Getting individuals to look past the fear of bees is one of the biggest hurdles. Avéole has found that sharing its work, creating educational opportunities, and helping people strengthen relationships with beekeepers has allowed individuals over time at its properties to reach a greater comfort level with bees.
Since starting the conversation about beekeeping projects back in 2019 during an annual sustainability presentation, CommonWealth Partners has already set up 15 beehives across seven of its properties. Kilroy Real Estate also found urban beehive projects to be a simple and not-cost-prohibitive way of furthering its ESG goals for biodiversity. Kilroy began integrating its eight beehives into its Washington and California properties in 2017, following the introduction of its biodiversity policy in 2016.
Many factors went into assessing the eligibility of sites. Selection of a site takes into consideration the proximity of the beehives to people, equipment, and the ground level. Insurance coverage, risk management, budgeting, and compliance with urban codes and laws also must be considered.
Other environmental tie-ins that supported the health and success of urban beehives were also considered. Among the most influential aspects of urban beekeeping programs is that successfully introduction of bees in urban settings encourages and demands further biodiversity measures. Beehives require green spaces with pollinator plants, native vegetation, and greener landscaping practices that also enhance the built environment. Urban beehives are only one aspect of promoting biodiversity: bringing bees into cities involves not just creating pollinator habitats, but also establishing natural corridors and fostering the growth of environmental systems.
“Being that we weren’t the first to do this helps as well,” Sampat noted in discussing Kilroy’s process of site assessment. As urban beekeeping becomes more widespread, real estate members find that having more sites to use as a model facilitates the process.
Once the physical and environmental requirements are met, stakeholder buy-in is needed. One of the most appealing features of urban beehives is the hands-off aspect since the professionals handle the bees, which helps with buy-in from timid tenants, property owners and managers, and the engineering team.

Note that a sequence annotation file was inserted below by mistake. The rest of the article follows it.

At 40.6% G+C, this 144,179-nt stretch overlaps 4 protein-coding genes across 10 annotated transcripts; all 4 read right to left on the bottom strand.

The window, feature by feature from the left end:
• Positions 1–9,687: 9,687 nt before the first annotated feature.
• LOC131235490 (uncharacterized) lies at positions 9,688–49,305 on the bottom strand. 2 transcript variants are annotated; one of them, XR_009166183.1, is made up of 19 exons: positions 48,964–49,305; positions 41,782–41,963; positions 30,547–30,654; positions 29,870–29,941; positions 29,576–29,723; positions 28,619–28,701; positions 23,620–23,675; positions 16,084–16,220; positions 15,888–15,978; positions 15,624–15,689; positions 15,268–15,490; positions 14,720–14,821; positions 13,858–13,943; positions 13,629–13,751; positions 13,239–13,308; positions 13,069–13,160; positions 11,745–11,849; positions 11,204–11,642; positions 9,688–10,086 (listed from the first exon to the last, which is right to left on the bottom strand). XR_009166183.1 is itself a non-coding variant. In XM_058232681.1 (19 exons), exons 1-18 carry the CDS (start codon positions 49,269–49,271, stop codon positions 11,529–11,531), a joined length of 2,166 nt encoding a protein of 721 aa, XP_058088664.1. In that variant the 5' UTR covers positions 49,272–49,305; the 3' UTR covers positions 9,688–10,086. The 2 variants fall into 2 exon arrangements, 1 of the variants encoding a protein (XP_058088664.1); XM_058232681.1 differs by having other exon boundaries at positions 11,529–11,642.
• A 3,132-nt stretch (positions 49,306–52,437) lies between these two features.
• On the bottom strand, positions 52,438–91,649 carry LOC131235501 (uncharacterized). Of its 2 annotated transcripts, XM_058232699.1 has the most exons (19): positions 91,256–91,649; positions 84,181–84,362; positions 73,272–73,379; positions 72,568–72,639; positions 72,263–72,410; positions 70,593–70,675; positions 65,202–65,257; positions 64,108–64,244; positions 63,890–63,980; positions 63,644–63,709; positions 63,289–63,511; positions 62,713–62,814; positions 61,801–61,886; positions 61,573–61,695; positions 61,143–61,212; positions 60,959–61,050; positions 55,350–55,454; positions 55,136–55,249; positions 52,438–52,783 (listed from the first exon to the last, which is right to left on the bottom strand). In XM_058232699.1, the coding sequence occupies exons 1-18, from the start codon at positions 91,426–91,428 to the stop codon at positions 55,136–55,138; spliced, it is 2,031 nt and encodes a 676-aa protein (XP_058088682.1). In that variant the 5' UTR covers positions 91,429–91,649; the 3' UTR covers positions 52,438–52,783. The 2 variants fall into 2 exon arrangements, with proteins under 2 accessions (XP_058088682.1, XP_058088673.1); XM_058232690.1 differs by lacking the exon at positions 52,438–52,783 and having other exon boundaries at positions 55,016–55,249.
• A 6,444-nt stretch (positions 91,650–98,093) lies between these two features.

“Bees haven’t had the best reputation before, and as time goes on and the awareness grows, we’re seeing that the buy-in is easier,” Sampat said.
Though beekeeping in urban settings is not a new idea, it is not particularly common yet. As more properties integrate beehives into their outdoor spaces, the level of comfort with the practice is beginning to improve. Regardless of whether tenants are looking to take tours up to the rooftop beehives or keep their distance, promoting awareness and communication on the topic has been effective in getting people excited about bees.
Employee and Tenant Engagement
The natural fear of bees is usually a hurdle to introducing beehives. Regarding overcoming that fear, Jessica Loeper, director of sustainability at CommonWealth Partners, noted, “[Introducing bees] has created a community, more so than we ever imagined.” Like many companies beginning to implement these projects, members of the real estate industry are beginning to see that bees not only serve as a catalyst for biodiversity, but also foster employee, tenant, and community engagement.
“The bees are here and creating a community of bee enthusiasts,” Loeper said.
Internal newsletters, beekeeping sessions, and online sources for live bee statistics have helped spark engagement that is only growing in enthusiasm. Promoting buy-in also includes ensuring on-site beekeeper visits every three weeks, 100 jars of honey per hive at the end of the season, and workshops for stakeholder engagement.
CommonWealth is also bringing together its employees through the distribution of its very own rooftop honey and hosting tasting competitions for honeys from buildings across its portfolio. Kilroy also found ways to engage employees who are not on site to experience the beehives firsthand: at its virtual 2020 holiday party, Kilroy distributed to employees its packaged honey plus other ingredients for a virtual cocktail-making event.
While most honeybees do not present a significant risk for stings, looking past that initial fear is an element of recognizing the potential they hold for transforming urban real estate. Bees offer an opportunity to bring about lasting, widespread benefits for biodiversity, resilience planning, and positive working and living environments in cities. The importance of biodiversity is growing in the real estate sector, and bees offer the perfect place to start.